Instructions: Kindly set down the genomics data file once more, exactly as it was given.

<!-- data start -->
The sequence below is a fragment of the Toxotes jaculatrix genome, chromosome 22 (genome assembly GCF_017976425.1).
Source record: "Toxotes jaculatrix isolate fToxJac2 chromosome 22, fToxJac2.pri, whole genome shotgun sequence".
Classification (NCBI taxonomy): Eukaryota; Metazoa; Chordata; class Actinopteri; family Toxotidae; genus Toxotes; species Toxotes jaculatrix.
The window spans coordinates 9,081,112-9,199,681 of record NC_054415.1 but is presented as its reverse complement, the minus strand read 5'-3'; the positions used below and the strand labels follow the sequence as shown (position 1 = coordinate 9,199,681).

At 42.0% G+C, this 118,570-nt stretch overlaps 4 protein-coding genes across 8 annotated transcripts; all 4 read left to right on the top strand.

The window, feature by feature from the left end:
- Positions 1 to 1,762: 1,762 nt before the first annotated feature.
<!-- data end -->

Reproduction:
The sequence below is a fragment of the Toxotes jaculatrix genome, chromosome 22 (genome assembly GCF_017976425.1).
Source record: "Toxotes jaculatrix isolate fToxJac2 chromosome 22, fToxJac2.pri, whole genome shotgun sequence".
Classification (NCBI taxonomy): Eukaryota; Metazoa; Chordata; class Actinopteri; family Toxotidae; genus Toxotes; species Toxotes jaculatrix.
The window spans coordinates 9,081,112-9,199,681 of record NC_054415.1 but is presented as its reverse complement, the minus strand read 5'-3'; the positions used below and the strand labels follow the sequence as shown (position 1 = coordinate 9,199,681).

At 42.0% G+C, this 118,570-nt stretch overlaps 4 protein-coding genes across 8 annotated transcripts; all 4 read left to right on the top strand.

The window, feature by feature from the left end:
- Positions 1 to 1,762: 1,762 nt before the first annotated feature.